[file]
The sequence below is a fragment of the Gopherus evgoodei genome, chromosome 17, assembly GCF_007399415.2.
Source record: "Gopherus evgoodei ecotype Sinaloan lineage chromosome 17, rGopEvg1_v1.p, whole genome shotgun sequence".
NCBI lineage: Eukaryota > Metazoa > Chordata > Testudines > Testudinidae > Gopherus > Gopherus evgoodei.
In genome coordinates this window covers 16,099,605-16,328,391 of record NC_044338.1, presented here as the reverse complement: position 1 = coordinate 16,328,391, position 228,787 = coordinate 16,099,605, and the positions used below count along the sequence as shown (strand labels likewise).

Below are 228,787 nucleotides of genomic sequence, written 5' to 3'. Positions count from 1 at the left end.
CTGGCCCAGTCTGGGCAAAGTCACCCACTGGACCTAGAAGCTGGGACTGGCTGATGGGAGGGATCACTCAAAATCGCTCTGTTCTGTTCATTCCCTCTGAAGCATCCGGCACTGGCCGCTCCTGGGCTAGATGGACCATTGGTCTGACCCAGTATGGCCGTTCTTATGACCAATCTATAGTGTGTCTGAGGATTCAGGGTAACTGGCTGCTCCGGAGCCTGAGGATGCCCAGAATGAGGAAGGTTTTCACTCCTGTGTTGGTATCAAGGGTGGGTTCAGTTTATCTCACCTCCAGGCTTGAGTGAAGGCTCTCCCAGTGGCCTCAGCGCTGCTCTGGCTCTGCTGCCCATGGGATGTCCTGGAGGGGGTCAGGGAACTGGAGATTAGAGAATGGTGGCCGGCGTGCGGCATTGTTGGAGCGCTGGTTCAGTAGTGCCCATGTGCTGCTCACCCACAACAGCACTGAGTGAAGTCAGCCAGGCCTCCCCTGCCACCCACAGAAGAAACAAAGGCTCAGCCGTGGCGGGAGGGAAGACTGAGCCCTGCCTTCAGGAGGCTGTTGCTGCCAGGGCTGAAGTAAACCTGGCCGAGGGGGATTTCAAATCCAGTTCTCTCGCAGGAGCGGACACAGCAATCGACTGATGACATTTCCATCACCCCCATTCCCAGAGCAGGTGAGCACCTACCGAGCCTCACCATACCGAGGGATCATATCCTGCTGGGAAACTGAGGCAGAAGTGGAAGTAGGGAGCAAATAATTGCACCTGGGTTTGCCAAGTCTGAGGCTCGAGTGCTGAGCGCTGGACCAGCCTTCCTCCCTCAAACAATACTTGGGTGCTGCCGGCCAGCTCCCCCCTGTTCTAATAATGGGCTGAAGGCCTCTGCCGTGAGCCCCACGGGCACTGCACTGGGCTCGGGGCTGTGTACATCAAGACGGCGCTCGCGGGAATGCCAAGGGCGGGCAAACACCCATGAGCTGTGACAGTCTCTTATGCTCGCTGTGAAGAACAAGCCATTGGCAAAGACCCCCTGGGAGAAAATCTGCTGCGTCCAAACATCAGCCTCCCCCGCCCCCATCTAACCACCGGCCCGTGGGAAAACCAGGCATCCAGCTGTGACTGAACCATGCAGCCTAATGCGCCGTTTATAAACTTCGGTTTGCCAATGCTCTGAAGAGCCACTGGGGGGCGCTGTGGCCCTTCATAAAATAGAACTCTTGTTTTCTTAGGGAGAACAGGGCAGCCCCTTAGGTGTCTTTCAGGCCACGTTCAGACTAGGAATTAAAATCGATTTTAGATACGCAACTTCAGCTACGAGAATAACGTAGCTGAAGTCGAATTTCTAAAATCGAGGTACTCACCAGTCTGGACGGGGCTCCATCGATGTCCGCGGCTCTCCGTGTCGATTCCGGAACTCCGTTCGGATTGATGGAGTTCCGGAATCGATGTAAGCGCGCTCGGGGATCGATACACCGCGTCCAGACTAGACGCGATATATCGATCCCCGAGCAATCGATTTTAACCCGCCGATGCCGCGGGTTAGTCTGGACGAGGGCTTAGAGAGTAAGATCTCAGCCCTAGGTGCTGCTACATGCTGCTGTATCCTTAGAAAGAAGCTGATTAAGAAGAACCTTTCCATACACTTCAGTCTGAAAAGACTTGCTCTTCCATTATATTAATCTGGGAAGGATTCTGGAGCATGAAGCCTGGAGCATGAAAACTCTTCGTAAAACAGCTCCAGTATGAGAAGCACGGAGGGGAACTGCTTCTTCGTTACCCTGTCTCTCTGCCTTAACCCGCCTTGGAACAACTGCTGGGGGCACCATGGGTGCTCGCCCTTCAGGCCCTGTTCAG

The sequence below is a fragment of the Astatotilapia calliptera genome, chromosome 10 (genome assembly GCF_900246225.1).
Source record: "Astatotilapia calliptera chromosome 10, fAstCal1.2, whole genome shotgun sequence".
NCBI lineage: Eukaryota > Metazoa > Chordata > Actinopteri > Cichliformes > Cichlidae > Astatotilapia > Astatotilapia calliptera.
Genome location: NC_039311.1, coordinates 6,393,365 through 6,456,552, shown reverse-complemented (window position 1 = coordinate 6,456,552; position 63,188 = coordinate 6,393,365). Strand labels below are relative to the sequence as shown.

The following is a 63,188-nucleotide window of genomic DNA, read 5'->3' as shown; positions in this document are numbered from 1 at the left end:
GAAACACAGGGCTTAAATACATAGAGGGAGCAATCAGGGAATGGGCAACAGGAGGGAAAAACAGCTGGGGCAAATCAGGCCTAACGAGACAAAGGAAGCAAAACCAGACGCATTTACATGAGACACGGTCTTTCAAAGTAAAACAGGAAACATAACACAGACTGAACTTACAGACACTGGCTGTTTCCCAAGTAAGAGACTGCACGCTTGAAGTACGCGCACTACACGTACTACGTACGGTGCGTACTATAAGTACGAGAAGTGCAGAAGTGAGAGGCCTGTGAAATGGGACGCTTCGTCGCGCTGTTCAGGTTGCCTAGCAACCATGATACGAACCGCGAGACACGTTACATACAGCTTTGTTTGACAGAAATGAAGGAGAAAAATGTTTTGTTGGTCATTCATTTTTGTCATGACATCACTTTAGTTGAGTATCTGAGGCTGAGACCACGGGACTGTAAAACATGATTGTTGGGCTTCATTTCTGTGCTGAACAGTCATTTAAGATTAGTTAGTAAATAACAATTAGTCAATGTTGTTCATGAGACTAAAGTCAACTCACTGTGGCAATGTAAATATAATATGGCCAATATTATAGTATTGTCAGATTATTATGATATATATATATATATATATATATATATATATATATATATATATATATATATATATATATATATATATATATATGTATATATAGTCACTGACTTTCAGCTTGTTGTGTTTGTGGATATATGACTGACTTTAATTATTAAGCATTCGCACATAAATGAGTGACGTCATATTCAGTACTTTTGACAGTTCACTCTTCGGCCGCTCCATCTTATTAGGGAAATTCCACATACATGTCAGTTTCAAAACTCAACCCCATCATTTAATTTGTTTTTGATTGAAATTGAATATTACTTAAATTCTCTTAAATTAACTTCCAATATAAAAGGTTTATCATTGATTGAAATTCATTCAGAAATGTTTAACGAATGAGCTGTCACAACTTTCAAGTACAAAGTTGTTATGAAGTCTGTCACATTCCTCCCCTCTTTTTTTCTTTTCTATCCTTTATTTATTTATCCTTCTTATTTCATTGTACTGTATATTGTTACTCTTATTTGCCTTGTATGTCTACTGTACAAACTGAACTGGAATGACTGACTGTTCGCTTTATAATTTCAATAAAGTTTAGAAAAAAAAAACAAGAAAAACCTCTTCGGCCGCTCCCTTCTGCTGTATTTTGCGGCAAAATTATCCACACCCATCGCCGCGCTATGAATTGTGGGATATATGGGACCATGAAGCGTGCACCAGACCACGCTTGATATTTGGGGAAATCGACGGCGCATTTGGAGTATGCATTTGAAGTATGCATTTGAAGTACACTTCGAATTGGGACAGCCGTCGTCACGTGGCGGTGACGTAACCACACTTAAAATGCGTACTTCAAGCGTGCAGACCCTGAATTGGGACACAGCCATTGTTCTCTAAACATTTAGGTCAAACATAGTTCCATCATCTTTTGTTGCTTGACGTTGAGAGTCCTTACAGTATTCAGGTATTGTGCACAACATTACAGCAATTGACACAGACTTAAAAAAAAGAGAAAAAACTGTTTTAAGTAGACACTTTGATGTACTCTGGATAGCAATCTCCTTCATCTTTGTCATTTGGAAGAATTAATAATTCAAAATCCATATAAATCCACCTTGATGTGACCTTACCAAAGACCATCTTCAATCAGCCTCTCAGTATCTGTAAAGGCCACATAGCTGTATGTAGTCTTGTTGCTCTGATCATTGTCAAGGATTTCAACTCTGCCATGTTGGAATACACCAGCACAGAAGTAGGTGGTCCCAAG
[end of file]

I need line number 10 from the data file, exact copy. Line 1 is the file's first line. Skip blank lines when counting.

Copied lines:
Genome location: NC_039311.1, coordinates 6,393,365 through 6,456,552, shown reverse-complemented (window position 1 = coordinate 6,456,552; position 63,188 = coordinate 6,393,365). Strand labels below are relative to the sequence as shown.